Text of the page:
Dubai, May 7: Saudi Arabia will emerge as the victor of the oil price war that sent global crude markets into a spin last month, according to two experts in the energy industry.
Jason Bordoff, professor and founding director of the Center for Global Energy policy at New York’s Columbia University, said: “While 2020 will be remembered as a year of carnage for oil nations, at least one will most likely emerge from the pandemic stronger, both economically and geopolitically: Saudi Arabia.”
Writing in the American publication Foreign Policy, Bordoff said that the Kingdom’s finances can weather the storm from lower oil prices as a result of the drastically reduced demand for oil in economies under pandemic lockdowns, and that it will end up with higher oil revenues and a bigger share of the global market once it stabilizes.
Bordoff’s view was reinforced by Sir Mark Moody-Stuart, former chairman of Royal Dutch Shell and one of the longest-standing directors of Saudi Aramco. In an interview with the Gulf Intelligence energy consultancy, he said that low-cost oil producers such as Saudi Arabia would emerge from the pandemic with increased market share.
“Oil is the only commodity where the lowest-cost producers have contained their production and allowed high-cost producers to benefit. When demand recovers this year or next, we will emerge from it with the lowest-cost producers having increased their market share,” Moody-Stuart said.
Bordfoff said that it would take years for the high-cost American shale industry to recover to pre-pandemic levels of output. “Depending on how long oil demand remains depressed, US oil production is projected to decline from its pre-coronavirus peak of around 13 million barrels per day.
“Shale's heady growth in recent years (with production growing by about 1 million to 1.5 million barrels per day each year) also reflected irrational exuberance in financial markets. Many US companies struggling with uneconomical production only managed to stay afloat with infusions of cheap debt. One quarter of US shale oil production may have been uneconomic even before prices crashed,” he said.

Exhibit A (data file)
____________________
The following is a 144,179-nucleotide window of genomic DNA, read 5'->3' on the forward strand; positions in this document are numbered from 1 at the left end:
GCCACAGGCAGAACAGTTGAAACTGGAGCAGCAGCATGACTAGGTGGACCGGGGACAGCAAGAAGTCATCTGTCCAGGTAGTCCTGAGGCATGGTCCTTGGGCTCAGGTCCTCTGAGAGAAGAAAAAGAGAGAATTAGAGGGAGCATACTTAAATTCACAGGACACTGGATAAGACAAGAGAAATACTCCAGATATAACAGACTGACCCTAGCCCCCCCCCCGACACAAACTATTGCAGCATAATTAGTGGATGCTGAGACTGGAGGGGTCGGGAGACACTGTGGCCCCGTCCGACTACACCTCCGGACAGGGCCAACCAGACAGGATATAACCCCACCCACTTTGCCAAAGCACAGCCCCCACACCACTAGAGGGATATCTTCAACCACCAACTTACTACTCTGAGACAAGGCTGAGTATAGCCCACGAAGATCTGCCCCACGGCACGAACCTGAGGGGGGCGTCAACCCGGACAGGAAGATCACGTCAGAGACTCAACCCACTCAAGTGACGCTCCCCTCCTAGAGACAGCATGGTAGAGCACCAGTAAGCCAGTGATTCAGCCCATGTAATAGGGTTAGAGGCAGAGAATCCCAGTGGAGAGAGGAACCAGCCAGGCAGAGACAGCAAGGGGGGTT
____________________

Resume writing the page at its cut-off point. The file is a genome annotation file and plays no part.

Moody-Stuart said that recent statements about cuts to the Saudi Arabian budget as a result of falling oil revenues were “an important step to wean the population of the Kingdom off an entitlement feeling. It means that everybody is joining in it.”
The former Shell boss said that other big oil companies would follow Shell’s recent decision to cut its dividend for the first time in more than 70 years. But he added that Aramco would stick by its commitment to pay $75 billion of dividends this year.
“When a company looks at its forecasts it looks ahead for one year, so for this year it (the dividend) is fine,” he said.
Bordoff added that Saudi Arabia’s action in cutting oil production in response to the pandemic would improve its global position.
“Saudi Arabia has improved its standing in Washington. Following intense pressure from the White House and powerful senators, the Kingdom’s willingness to oblige by cutting production will reverse some of the damage done when it was blamed for the oil crash after it surged production in March,” he said.
“Only a few weeks ago, the outlook for Saudi Arabia seemed bleak. But looking out a few years, it’s difficult to see the Kingdom in anything other than a strengthened position,” Bordoff said.
Saudi Arabia may emerge victor from oil price wars, claim energy experts